Strawberry Shortcut: the contemporary look.


Original Medium: Greeting cards
Produced by: American Greetings
First Appeared: 1979
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Strawberry Shortcake had her heyday during the 1980s, and that meant she had a very good chance of being too sweet and syrupy to be tolerated by many adults. But she also, like Rainbow Brite, Care Bears and a few others, belonged to a genre more sweet and syrupy yet — toons so sweet and syrupy …

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… they could have originated only in greeting cards. Strawberry and her friends first appeared in that medium, and in a line of stationery aimed at little girls.

The manufacturer was American Greetings, the Cleveland-based company that also launched Ziggy, Popples and other familiar cartoon properties. Strawberry Shortcake came with a complement of friends and supporting characters, such as Blueberry Muffin, Raspberry Tart and, lest anyone accuse them of gender discrimination, a boy named Huckleberry Pie. The cards and stationery first appeared in 1979. The following year, Kenner Toys (Real Ghostbusters, Batman) brought them out as a set of old-fashioned rag dolls. But they had a modern twist — these dolls were the first to be scented. Each was made to smell like the food suggested by her (his, in the case of Huck) name. From there, they went on to multimedia success — books, clothing, and just about anything else that can be merchandised.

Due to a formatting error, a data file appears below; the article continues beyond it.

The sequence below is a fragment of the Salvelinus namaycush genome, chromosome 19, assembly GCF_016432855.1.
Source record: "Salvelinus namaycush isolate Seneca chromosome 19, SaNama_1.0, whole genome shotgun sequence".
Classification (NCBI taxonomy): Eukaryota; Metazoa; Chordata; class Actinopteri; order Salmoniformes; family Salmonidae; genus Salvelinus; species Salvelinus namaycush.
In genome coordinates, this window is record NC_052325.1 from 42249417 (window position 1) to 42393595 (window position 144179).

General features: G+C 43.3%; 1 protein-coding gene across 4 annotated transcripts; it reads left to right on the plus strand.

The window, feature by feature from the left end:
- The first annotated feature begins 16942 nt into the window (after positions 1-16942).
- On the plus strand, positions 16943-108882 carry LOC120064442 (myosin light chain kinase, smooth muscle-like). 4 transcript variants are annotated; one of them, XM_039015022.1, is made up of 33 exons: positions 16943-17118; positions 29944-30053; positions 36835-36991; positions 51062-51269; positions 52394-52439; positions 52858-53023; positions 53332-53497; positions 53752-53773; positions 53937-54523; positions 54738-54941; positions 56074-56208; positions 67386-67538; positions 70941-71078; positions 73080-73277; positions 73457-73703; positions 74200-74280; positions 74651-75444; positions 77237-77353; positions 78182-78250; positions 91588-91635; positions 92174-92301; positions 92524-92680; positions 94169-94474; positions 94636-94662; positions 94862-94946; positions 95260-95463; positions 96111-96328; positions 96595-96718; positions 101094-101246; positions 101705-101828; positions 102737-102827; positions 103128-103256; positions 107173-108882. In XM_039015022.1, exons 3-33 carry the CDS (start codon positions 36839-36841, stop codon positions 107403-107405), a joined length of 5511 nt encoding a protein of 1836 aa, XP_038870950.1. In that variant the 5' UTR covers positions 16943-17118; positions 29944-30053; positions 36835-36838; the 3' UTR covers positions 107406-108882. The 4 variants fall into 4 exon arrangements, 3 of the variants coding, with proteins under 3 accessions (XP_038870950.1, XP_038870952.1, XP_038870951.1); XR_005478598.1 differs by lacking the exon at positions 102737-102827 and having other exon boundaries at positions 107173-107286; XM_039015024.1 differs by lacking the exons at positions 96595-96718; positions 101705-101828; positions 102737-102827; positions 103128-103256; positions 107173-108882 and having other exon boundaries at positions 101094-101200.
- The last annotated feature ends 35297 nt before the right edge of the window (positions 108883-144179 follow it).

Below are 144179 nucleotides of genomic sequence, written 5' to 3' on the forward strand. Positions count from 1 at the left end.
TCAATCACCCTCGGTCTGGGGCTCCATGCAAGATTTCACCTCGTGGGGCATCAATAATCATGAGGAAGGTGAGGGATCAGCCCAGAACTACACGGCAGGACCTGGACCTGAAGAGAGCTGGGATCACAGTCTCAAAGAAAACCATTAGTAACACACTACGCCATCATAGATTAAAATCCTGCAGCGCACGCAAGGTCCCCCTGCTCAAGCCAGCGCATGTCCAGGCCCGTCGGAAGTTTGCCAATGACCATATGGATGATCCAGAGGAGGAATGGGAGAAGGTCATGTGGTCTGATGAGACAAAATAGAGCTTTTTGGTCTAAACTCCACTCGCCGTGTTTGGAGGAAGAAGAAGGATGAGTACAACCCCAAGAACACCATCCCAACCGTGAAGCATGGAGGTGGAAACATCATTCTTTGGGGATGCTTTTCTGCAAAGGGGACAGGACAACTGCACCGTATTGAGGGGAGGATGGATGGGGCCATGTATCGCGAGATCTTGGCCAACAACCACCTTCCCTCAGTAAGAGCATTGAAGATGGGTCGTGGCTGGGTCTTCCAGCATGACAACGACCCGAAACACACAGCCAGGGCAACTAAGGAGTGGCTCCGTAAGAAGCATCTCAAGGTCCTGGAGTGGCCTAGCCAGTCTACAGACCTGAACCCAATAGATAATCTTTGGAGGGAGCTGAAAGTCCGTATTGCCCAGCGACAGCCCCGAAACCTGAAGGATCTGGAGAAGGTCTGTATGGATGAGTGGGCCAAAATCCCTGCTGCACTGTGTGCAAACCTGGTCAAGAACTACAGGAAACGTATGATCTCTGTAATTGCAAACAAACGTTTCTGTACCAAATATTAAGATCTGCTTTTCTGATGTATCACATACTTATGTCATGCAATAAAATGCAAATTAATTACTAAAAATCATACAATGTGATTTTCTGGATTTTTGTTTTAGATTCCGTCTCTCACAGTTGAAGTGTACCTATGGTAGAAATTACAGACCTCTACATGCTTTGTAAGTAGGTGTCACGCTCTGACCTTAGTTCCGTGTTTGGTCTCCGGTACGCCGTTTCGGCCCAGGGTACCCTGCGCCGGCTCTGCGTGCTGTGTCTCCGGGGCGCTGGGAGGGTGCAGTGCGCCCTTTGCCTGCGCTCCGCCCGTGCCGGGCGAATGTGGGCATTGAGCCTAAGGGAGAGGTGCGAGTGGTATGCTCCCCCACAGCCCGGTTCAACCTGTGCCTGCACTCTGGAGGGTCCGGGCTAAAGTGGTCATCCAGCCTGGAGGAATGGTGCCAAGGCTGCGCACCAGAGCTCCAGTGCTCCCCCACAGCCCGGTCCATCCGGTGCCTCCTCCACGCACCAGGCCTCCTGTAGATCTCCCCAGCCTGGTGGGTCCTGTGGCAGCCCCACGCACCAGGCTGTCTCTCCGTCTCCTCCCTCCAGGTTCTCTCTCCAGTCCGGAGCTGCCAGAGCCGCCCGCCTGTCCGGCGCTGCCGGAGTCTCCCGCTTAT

Strawberry Shortcake and her friends were first animated in 1980, when The World of Strawberry Shortcake was syndicated as a half-hour TV Easter special. By this time, the cast included The Peculiar Purple Pieman of Porcupine Peak, who, being a villain, made it easier to use the gang in stories. Strawberry's voice was done by Russi Taylor (who has played Mickey Mouse's girlfriend and Donald Duck's Nephews in more recent animation), and Purple's by Bob Ridgely (also heard in TaleSpin, Mighty Orbots, Snorks and elsewhere). Five more were made between then and 1985. They featured an ever-expanding cast, including international sweeties such as their Asian friend Almond Tea (with her pet, Marzy Panda), and a female villain, Sour Grapes.

Unlike many popular toy franchises, Strawberry and company never had a daily or weekly TV show. They were, however, picked up by Marvel Comics in 1985, as part of the opening lineup of its Star Comics imprint, aimed at children, which also included Heathcliff and Planet Terry. The Strawberry Shortcake comic book ran six issues, all of which featured artwork by Howard Post (Jimminy & the Magic Book).

The franchise eventually ran out of steam, and was mostly dormant during the 1990s. However, the character was relaunched, with a new look, in 2002. The gang is mostly back with her (tho Raspberry Tart, possibly because of an unfortunate confluence of her name with the Cockney rhyming slang term for a bodily function, is de-emphasized). They no longer look like stuffed dolls, wearing the sort of clothing even Raggedy Ann might consider retro, but are designed to look like 21st century children who simply dress a little oddly. This time, American Greetings is partnered with DiC Entertainment (Captain Planet, Kissyfur), which has already produced more than a half-dozen new animated specials. Books, videos, toys, cosmetics, etc. are also lining store shelves.

Last time around, Strawberry Shortcake sold about 25 million dolls. This time — we'll see.


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Text ©2005-07 Donald D. Markstein. Art © American Greetings.